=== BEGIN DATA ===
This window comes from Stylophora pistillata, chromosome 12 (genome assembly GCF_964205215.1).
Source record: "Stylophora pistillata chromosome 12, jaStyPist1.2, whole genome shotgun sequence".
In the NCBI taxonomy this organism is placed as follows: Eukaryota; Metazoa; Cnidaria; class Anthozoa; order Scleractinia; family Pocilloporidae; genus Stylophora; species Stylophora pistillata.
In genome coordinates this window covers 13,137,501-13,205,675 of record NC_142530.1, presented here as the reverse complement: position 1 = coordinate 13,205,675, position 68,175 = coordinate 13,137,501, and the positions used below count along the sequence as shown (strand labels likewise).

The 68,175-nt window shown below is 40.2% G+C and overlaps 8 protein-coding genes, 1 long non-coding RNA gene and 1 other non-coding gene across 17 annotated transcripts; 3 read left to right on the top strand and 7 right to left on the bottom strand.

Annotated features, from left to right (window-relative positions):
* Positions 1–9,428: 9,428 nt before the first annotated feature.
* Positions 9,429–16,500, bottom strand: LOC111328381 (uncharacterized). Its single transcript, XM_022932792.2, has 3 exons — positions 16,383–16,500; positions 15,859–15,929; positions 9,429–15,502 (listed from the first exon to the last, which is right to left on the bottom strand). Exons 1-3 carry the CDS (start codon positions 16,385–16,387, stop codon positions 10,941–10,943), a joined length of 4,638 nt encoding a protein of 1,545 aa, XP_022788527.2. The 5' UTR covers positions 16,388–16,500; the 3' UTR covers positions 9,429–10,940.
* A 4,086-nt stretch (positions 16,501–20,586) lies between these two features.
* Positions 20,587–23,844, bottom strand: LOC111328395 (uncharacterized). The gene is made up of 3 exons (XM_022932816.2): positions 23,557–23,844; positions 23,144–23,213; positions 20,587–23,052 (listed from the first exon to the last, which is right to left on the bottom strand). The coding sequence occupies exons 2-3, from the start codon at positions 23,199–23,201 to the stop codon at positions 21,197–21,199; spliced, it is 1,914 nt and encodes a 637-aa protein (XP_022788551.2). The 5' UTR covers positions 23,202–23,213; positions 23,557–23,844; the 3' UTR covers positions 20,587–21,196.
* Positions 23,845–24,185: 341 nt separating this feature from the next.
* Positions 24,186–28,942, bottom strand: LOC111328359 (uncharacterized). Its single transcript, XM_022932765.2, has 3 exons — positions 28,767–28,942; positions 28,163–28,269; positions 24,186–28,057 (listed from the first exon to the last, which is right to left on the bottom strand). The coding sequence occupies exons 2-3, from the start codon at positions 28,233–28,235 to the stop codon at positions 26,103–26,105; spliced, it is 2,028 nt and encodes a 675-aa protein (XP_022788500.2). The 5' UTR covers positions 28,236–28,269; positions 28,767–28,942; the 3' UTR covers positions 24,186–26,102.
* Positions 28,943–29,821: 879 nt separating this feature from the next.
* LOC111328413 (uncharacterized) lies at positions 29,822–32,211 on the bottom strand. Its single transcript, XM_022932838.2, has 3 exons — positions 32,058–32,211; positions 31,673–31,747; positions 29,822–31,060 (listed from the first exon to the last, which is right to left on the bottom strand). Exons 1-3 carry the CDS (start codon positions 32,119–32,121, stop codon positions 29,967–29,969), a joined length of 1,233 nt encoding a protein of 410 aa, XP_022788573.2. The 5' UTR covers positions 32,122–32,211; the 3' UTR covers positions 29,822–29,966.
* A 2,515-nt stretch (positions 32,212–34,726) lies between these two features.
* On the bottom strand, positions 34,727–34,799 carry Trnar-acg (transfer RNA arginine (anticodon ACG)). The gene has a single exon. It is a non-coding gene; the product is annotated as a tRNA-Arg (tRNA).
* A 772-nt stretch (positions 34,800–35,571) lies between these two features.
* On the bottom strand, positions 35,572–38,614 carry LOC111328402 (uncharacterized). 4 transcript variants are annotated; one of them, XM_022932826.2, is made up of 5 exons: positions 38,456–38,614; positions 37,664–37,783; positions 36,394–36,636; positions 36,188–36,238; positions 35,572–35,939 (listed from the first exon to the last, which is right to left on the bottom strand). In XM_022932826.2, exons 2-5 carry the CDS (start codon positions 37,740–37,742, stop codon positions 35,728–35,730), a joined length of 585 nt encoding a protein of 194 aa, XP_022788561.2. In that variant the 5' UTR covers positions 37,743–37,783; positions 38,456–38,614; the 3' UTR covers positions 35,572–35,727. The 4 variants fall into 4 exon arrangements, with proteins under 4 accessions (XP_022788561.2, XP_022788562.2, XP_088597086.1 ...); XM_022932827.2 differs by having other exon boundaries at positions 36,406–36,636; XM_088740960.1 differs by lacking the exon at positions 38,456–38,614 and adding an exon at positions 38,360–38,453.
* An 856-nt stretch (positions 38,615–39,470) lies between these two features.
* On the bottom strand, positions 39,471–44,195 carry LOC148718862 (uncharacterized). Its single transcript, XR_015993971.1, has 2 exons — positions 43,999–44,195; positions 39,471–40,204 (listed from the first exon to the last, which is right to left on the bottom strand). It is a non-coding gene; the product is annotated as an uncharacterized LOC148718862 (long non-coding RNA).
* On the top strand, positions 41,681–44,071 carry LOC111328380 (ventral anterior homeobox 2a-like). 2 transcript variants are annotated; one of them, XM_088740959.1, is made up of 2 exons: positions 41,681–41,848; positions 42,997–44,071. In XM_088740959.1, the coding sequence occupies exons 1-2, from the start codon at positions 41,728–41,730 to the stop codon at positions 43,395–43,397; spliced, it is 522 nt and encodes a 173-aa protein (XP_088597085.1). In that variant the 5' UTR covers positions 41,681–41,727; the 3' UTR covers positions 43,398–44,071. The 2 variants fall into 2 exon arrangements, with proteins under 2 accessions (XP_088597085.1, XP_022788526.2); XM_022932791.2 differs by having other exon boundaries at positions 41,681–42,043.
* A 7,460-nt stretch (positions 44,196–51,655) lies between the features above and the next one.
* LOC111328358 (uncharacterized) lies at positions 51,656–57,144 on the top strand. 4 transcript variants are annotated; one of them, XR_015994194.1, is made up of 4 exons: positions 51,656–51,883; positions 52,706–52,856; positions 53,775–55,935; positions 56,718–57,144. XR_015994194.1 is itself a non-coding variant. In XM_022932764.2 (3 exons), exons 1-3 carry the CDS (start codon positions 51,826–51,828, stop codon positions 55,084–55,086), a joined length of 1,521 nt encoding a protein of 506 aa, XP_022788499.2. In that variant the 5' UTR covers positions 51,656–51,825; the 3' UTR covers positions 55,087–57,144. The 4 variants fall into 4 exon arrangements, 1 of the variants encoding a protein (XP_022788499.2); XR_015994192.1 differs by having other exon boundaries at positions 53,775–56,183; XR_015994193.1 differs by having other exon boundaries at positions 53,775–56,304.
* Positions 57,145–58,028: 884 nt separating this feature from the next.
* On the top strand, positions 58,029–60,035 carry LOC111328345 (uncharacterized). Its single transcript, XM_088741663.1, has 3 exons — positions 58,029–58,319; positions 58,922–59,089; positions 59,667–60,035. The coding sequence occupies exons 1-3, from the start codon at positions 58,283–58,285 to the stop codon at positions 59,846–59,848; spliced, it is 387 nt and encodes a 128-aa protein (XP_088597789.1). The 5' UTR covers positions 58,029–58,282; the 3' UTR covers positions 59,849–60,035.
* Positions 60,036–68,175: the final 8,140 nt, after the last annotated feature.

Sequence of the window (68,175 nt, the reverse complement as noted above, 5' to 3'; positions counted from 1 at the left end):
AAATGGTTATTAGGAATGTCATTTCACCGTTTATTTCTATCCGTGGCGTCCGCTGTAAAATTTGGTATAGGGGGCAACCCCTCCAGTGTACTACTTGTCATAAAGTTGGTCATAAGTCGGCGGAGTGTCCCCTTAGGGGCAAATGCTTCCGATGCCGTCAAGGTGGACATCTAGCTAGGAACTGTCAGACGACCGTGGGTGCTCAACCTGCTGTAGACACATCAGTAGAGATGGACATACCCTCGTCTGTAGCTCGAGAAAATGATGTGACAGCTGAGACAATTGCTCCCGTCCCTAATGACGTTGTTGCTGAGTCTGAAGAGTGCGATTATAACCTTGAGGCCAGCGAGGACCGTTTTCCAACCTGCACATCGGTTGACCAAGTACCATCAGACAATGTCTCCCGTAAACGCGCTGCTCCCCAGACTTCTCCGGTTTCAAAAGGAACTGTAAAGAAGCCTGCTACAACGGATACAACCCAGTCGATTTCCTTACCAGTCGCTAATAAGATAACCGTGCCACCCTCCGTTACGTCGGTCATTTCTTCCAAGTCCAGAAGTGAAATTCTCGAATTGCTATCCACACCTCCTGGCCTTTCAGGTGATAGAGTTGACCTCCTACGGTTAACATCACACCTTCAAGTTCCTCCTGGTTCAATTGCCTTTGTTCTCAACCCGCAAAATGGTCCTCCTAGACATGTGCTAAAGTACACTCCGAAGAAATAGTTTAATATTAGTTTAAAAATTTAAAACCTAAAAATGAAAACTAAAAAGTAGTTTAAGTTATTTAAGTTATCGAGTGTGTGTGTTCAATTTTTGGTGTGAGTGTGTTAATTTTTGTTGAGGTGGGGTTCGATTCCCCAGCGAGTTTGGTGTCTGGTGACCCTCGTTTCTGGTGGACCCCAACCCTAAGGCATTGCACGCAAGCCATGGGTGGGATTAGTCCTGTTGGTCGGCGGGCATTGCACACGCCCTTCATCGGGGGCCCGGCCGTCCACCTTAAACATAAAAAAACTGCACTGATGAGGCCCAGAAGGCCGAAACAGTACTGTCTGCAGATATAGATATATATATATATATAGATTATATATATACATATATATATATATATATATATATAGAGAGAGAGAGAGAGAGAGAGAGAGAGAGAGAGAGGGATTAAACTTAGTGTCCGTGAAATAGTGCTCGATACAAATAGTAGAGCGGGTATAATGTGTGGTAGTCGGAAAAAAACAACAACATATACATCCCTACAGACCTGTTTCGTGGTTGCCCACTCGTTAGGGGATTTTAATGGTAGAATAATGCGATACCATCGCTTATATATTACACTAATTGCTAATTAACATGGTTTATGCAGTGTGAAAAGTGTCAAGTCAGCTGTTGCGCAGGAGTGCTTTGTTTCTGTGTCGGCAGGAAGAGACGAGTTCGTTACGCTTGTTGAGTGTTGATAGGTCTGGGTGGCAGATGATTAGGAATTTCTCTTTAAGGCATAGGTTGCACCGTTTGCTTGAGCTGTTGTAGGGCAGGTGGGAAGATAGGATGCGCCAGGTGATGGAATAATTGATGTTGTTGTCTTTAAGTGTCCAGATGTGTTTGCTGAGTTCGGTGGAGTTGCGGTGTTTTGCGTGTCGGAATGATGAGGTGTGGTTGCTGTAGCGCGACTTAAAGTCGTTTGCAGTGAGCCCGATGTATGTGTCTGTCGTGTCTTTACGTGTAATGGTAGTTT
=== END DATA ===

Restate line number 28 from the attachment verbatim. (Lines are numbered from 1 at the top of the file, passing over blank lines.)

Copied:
AAATGGTTATTAGGAATGTCATTTCACCGTTTATTTCTATCCGTGGCGTCCGCTGTAAAATTTGGTATAGGGGGCAACCCCTCCAGTGTACTACTTGTCATAAAGTTGGTCATAAGTCGGCGGAGTGTCCCCTTAGGGGCAAATGCTTCCGATGCCGTCAAGGTGGACATCTAGCTAGGAACTGTCAGACGACCGTGGGTGCTCAACCTGCTGTAGACACATCAGTAGAGATGGACATACCCTCGTCTGTAGCTCGAGAAAATGATGTGACAGCTGAGACAATTGCTCCCGTCCCTAATGACGTTGTTGCTGAGTCTGAAGAGTGCGATTATAACCTTGAGGCCAGCGAGGACCGTTTTCCAACCTGCACATCGGTTGACCAAGTACCATCAGACAATGTCTCCCGTAAACGCGCTGCTCCCCAGACTTCTCCGGTTTCAAAAGGAACTGTAAAGAAGCCTGCTACAACGGATACAACCCAGTCGATTTCCTTACCAGTCGCTAATAAGATAACCGTGCCACCCTCCGTTACGTCGGTCATTTCTTCCAAGTCCAGAAGTGAAATTCTCGAATTGCTATCCACACCTCCTGGCCTTTCAGGTGATAGAGTTGACCTCCTACGGTTAACATCACACCTTCAAGTTCCTCCTGGTTCAATTGCCTTTGTTCTCAACCCGCAAAATGGTCCTCCTAGACATGTGCTAAAGTACACTCCGAAGAAATAGTTTAATATTAGTTTAAAAATTTAAAACCTAAAAATGAAAACTAAAAAGTAGTTTAAGTTATTTAAGTTATCGAGTGTGTGTGTTCAATTTTTGGTGTGAGTGTGTTAATTTTTGTTGAGGTGGGGTTCGATTCCCCAGCGAGTTTGGTGTCTGGTGACCCTCGTTTCTGGTGGACCCCAACCCTAAGGCATTGCACGCAAGCCATGGGTGGGATTAGTCCTGTTGGTCGGCGGGCATTGCACACGCCCTTCATCGGGGGCCCGGCCGTCCACCTTAAACATAAAAAAACTGCACTGATGAGGCCCAGAAGGCCGAAACAGTACTGTCTGCAGATATAGATATATATATATATATAGATTATATATATACATATATATATATATATATATATATAGAGAGAGAGAGAGAGAGAGAGAGAGAGAGAGAGAGGGATTAAACTTAGTGTCCGTGAAATAGTGCTCGATACAAATAGTAGAGCGGGTATAATGTGTGGTAGTCGGAAAAAAACAACAACATATACATCCCTACAGACCTGTTTCGTGGTTGCCCACTCGTTAGGGGATTTTAATGGTAGAATAATGCGATACCATCGCTTATATATTACACTAATTGCTAATTAACATGGTTTATGCAGTGTGAAAAGTGTCAAGTCAGCTGTTGCGCAGGAGTGCTTTGTTTCTGTGTCGGCAGGAAGAGACGAGTTCGTTACGCTTGTTGAGTGTTGATAGGTCTGGGTGGCAGATGATTAGGAATTTCTCTTTAAGGCATAGGTTGCACCGTTTGCTTGAGCTGTTGTAGGGCAGGTGGGAAGATAGGATGCGCCAGGTGATGGAATAATTGATGTTGTTGTCTTTAAGTGTCCAGATGTGTTTGCTGAGTTCGGTGGAGTTGCGGTGTTTTGCGTGTCGGAATGATGAGGTGTGGTTGCTGTAGCGCGACTTAAAGTCGTTTGCAGTGAGCCCGATGTATGTGTCTGTCGTGTCTTTACGTGTAATGGTAGTTT